The building is victorian and the background is brickwork.

Any advice muchly appreciated.
First have u checked next door ask them if they had problems if so have they sorted it out if not option 1 hack meter up inject wall use proper waterproofer salt neutraliser if your using boards fix whith instant stick other option hack meter up Harle wall whith p gravel hydrolic lime for key scratch float wall up whith sharp sand building sand hydrolic lime and finish off whith lime finish plaster skim the wall will breath then
 

cornsack

Member
@smarts what product do you use for injecting? Can you plaster over it same day/next day? I've been in after injection course but never been there to watch someone do it
 

carys

Well-Known Member
@smarts what product do you use for injecting? Can you plaster over it same day/next day? I've been in after injection course but never been there to watch someone do it
I'd get the lads that inject in to the jobthat what they do and they be no comeback on you then if the damp comes back
 

JessThePlasterer

Queen Jess Elizabeth I
Thanks for the quick replies everyone. I like your idea @JessThePlasterer. Have been interested in the stuff before but never taken the plunge. What's the top coat (finishing plaster) like to use? You experienced it much? Or is it safe enough to use multi-finish over the limelite base coat?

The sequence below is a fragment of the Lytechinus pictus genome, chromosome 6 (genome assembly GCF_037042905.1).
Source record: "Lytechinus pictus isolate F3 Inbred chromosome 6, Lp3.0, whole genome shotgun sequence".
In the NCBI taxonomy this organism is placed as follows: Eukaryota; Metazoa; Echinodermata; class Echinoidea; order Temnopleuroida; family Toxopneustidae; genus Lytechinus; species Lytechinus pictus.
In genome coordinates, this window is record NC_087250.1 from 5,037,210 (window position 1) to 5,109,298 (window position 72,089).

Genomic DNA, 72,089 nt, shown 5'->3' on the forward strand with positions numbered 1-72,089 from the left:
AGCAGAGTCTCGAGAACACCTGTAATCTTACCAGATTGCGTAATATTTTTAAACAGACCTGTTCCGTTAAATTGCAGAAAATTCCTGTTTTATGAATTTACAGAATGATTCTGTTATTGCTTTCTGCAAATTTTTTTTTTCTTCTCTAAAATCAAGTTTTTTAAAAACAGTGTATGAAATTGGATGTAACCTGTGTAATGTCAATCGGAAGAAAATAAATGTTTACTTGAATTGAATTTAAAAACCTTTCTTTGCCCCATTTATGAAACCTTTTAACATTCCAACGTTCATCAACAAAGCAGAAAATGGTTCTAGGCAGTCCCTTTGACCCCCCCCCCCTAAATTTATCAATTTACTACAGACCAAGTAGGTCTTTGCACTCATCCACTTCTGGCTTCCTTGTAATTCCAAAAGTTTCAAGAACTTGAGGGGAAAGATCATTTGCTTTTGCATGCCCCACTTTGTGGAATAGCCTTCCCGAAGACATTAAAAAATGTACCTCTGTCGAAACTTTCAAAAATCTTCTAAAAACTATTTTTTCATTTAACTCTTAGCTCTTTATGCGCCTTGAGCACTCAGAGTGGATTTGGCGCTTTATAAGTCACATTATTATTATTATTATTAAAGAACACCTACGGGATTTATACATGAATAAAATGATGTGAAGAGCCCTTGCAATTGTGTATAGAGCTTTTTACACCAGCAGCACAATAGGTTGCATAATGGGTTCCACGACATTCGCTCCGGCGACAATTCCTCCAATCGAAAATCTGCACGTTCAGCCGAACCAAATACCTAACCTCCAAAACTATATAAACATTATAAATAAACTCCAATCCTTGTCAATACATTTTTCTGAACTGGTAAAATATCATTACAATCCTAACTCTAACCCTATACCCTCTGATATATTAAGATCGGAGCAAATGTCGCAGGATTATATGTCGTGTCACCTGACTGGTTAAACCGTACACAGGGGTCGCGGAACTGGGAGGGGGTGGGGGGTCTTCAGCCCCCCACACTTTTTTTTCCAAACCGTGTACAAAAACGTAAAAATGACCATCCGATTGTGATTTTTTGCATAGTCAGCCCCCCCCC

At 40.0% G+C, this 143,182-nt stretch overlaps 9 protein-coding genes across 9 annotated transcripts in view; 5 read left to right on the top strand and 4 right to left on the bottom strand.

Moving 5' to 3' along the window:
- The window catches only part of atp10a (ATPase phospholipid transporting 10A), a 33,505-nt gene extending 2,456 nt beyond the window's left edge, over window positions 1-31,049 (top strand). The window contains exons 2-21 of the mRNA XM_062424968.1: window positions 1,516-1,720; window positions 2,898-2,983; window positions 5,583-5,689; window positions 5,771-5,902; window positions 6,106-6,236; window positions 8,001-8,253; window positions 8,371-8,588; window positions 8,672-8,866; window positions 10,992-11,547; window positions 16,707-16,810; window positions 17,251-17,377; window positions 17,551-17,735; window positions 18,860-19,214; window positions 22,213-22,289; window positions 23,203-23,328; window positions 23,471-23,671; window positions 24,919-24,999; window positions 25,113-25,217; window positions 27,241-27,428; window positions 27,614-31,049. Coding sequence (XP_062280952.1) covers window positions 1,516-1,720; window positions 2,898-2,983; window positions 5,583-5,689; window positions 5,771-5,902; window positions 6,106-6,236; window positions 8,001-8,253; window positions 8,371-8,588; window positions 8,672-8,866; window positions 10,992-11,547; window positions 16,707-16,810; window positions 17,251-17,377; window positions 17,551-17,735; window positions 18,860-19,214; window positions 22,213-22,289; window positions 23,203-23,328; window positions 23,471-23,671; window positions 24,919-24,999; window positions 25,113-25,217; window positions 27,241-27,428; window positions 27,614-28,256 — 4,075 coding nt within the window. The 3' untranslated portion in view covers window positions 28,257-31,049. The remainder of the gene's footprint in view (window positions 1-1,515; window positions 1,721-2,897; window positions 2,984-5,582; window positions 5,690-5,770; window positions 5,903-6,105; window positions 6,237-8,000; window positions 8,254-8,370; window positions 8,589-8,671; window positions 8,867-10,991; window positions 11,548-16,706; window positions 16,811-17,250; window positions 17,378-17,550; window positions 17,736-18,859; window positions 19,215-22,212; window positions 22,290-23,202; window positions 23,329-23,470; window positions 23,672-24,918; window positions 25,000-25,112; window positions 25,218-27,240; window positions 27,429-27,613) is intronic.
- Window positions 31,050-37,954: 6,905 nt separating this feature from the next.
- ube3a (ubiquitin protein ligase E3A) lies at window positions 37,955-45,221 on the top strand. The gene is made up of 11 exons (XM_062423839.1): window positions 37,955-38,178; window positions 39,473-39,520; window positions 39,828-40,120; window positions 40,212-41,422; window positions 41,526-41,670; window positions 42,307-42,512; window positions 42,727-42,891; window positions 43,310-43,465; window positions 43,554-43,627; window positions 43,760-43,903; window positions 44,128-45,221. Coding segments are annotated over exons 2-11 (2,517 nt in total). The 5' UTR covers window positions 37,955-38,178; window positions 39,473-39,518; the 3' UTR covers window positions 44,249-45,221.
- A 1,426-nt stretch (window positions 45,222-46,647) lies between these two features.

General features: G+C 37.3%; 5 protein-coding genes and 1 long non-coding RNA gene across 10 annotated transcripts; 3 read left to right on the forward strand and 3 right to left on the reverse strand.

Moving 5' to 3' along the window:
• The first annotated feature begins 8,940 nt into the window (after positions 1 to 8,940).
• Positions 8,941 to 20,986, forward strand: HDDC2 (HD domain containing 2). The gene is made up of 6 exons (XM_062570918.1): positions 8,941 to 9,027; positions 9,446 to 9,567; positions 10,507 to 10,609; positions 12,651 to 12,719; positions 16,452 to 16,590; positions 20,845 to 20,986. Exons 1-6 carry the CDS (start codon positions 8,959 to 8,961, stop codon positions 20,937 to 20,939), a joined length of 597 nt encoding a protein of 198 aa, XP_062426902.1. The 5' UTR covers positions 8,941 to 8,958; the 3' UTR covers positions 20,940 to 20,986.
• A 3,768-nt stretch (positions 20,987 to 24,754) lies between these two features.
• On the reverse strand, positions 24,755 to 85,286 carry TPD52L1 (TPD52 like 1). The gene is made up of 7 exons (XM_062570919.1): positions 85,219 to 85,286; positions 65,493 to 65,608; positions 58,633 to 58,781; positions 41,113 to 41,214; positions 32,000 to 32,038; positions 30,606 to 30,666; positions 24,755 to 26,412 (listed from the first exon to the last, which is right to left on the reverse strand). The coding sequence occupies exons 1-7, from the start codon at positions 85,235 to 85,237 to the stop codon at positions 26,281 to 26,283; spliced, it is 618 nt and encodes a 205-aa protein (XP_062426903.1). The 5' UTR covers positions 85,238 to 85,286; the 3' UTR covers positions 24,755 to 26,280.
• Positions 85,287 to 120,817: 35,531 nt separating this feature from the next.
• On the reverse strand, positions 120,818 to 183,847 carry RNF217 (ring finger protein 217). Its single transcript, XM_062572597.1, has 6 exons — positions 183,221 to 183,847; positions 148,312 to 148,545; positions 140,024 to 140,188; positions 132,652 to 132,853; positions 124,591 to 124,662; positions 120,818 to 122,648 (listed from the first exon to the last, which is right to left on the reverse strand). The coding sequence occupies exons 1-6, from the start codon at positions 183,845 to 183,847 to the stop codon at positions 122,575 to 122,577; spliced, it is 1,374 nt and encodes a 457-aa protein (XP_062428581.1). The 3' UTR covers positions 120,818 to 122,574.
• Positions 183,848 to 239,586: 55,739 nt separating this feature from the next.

I’m going to get slated for this but I’ve gone over it with multi or board with no problems. I have rang customers after a good while to make sure it was all good. However you should of course use the limelite finishing plaster over the top, it hangs for a bit but can go quite suddenly. You can do a search here for discussions on it. Just make sure you don’t use pva on the limelite before finishing plaster, pva will hang on the limelite for ten thousand years!
 

carys

Well-Known Member
I’m going to get slated for this but I’ve gone over it with multi or board with no problems. I have rang customers after a good while to make sure it was all good. However you should of course use the limelite finishing plaster over the top, it hangs for a bit but can go quite suddenly. You can do a search here for discussions on it. Just make sure you don’t use pva on the limelite before finishing plaster, pva will hang on the limelite for ten thousand years!
Waste of time and money if you use pva or pink on wall whith lime you start whith hydrolic you finish whith hydrolic for it to work got to start from scratch and I think the only time lime render works best on stone work by the way it waste of time injection stone wall seen many people do it waste of money and time
 

JessThePlasterer

Queen Jess Elizabeth I
Waste of time and money if you use pva or pink on wall whith lime you start whith hydrolic you finish whith hydrolic for it to work got to start from scratch and I think the only time lime render works best on stone work by the way it waste of time injection stone wall seen many people do it waste of money and time
Limelite isn’t really a lime render though. To be honest I don’t know much about injecting walls at all. Like I said I’m certainly no damp expert. I think it can be one of the most confusing things, so many causes and so many solutions on offer.
 

carys

Well-Known Member
Limelite isn’t really a lime render though. To be honest I don’t know much about injecting walls at all. Like I said I’m certainly no damp expert. I think it can be one of the most confusing things, so many causes and so many solutions on offer.